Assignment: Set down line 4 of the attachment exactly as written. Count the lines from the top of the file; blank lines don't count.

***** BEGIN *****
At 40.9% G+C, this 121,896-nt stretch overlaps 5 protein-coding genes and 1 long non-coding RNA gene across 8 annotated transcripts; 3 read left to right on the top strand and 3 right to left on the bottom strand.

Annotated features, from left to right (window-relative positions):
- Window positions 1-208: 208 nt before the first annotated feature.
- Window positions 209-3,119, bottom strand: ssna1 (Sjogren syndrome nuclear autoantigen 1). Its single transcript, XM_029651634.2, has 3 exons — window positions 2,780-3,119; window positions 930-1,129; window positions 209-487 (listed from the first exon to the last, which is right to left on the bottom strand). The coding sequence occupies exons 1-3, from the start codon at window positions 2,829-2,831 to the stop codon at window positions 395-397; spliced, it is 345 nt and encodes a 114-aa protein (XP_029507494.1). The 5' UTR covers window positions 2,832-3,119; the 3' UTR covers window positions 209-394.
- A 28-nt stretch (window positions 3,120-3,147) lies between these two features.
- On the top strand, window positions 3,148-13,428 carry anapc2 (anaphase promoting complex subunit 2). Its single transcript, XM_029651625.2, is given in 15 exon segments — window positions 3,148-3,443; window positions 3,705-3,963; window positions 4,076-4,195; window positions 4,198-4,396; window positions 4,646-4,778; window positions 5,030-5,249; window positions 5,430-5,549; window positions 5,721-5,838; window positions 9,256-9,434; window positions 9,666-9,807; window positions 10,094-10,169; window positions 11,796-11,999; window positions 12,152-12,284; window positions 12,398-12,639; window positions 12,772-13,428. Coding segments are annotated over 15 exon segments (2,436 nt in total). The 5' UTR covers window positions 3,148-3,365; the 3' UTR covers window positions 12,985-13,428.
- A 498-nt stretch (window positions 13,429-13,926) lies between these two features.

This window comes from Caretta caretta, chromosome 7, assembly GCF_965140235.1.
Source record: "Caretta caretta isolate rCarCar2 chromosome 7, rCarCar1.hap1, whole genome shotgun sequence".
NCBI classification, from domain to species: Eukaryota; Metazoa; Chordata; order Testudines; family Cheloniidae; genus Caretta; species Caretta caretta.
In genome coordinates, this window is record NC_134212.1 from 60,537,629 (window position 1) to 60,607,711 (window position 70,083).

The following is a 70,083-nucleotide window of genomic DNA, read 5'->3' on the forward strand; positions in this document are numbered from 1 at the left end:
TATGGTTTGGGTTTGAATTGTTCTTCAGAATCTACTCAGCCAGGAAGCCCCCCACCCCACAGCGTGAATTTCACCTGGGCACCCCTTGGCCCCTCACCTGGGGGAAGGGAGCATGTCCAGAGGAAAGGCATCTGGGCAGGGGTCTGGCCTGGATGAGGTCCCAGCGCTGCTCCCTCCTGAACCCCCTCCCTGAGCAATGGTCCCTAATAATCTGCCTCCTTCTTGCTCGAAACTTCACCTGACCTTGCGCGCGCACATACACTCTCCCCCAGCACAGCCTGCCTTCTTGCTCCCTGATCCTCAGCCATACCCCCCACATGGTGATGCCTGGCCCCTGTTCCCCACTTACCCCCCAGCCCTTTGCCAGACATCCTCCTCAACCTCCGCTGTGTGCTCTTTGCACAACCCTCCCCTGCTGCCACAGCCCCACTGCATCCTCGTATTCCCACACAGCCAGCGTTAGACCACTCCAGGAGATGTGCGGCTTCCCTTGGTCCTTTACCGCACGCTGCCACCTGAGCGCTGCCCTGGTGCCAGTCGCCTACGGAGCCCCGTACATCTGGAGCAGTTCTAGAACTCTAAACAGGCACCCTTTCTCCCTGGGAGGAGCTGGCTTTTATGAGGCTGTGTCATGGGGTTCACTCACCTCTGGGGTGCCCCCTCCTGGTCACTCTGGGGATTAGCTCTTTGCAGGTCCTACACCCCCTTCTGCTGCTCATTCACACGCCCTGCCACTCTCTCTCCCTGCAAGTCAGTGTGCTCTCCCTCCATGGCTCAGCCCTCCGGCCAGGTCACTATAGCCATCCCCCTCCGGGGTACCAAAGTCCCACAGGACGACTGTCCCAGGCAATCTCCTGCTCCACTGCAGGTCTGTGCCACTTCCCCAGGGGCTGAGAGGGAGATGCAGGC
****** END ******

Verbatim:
- Window positions 209-3,119, bottom strand: ssna1 (Sjogren syndrome nuclear autoantigen 1). Its single transcript, XM_029651634.2, has 3 exons — window positions 2,780-3,119; window positions 930-1,129; window positions 209-487 (listed from the first exon to the last, which is right to left on the bottom strand). The coding sequence occupies exons 1-3, from the start codon at window positions 2,829-2,831 to the stop codon at window positions 395-397; spliced, it is 345 nt and encodes a 114-aa protein (XP_029507494.1). The 5' UTR covers window positions 2,832-3,119; the 3' UTR covers window positions 209-394.